Our memories are naturally drawn to the good moments. We remember happy family moments, awards, celebrations, beautiful sunsets, and great conversations. We remember students that succeed for the first time. We remember students smiling and playing. We remember tough love that produced a college graduate. We need these memories to survive and thrive in our roles in education. We need the good moments to muster the energy to rise in the morning. We need these good memories to support us when the bad moments creep into our work.
There is also a need to do the hard work of remembering the bad moments. The bad moments of our days are the space in which learning can really happen. It is where we screwed up and where things fell apart. It is in these bad moments where we didn't see things coming, missed the true lever of change, and underestimated the power of something. Our mind doesn't naturally hold onto these moments, and it takes time, energy, and discomfort to return to this space. This never happens when we are bound by urgency and tied to our to-do list.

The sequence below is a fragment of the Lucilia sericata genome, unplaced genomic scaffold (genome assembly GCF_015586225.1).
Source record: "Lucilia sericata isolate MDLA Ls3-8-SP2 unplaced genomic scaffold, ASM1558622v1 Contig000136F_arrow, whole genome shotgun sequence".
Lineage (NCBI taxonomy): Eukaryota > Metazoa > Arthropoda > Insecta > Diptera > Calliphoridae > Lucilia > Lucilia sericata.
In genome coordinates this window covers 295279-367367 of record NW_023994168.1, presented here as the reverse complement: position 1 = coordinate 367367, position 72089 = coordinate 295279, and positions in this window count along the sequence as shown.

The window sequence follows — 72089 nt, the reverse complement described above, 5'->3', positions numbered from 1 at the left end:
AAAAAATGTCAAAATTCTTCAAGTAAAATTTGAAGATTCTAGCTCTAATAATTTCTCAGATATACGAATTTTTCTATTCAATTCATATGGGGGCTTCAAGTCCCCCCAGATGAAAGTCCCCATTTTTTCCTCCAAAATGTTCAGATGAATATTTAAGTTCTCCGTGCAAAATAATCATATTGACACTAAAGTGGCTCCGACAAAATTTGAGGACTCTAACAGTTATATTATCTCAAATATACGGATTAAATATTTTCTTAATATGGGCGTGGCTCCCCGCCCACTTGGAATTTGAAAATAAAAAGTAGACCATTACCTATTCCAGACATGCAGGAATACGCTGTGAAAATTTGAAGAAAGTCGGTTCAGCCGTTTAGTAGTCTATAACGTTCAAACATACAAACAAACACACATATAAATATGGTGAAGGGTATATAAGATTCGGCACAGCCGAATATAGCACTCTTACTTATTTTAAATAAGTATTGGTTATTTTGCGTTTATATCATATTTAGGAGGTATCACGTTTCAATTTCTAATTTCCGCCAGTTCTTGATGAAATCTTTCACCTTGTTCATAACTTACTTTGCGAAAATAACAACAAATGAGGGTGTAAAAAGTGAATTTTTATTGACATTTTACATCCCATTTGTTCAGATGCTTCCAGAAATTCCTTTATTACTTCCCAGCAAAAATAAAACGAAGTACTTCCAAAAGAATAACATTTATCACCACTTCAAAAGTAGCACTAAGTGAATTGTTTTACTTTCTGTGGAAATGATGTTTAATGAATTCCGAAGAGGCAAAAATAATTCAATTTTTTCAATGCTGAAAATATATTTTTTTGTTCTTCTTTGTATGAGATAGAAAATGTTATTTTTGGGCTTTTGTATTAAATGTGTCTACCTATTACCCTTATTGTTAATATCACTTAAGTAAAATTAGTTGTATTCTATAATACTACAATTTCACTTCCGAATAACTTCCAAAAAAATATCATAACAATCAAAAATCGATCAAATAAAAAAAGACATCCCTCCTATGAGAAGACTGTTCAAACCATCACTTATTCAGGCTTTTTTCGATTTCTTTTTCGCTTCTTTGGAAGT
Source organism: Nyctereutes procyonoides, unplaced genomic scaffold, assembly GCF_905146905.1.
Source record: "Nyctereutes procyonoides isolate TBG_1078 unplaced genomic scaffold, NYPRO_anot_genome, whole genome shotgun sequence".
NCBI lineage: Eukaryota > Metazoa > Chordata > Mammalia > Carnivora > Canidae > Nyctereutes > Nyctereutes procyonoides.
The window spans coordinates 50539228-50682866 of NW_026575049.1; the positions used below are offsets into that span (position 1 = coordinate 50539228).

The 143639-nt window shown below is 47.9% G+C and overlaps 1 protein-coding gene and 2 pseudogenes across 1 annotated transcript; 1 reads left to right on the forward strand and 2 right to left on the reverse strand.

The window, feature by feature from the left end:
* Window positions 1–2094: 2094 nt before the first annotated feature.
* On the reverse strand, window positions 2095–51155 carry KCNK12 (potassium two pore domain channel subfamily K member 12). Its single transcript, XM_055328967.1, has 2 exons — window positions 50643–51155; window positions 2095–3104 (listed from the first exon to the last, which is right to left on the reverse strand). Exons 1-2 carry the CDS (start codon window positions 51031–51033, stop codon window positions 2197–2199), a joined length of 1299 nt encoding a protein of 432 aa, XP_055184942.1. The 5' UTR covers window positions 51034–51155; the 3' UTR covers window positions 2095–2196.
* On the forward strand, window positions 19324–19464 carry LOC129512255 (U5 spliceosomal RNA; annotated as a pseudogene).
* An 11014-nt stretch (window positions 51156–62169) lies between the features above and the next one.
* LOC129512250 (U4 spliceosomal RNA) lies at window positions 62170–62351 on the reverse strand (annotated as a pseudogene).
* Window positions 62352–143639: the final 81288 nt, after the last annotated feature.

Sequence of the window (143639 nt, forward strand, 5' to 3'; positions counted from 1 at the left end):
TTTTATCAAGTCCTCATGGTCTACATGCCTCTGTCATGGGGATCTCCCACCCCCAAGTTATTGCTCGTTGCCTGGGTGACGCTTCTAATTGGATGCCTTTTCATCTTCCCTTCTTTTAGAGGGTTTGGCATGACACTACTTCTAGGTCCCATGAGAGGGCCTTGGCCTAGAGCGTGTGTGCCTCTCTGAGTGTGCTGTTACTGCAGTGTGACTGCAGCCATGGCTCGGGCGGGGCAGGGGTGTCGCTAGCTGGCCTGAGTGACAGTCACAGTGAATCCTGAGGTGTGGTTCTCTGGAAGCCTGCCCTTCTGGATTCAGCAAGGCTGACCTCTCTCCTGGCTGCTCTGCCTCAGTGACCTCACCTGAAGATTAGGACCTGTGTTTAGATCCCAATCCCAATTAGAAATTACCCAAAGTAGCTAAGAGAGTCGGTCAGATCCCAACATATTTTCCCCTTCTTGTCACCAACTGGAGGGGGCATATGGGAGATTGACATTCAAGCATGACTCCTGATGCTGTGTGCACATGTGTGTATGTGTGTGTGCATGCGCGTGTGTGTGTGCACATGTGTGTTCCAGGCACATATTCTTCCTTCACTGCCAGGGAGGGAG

For most educators, May brings a wave of final successes. Graduation, awards ceremonies, concerts, and more, fill our good memory buckets, but before summer decompression sets in, and planning for next year fills our agendas, remember to take some time to sit with the disappointments, the bad memories, and the things that hurt. It is with these reflections that a stronger leader in learning will emerge for all to see, feel, and experience in the fall as the cycle begins again.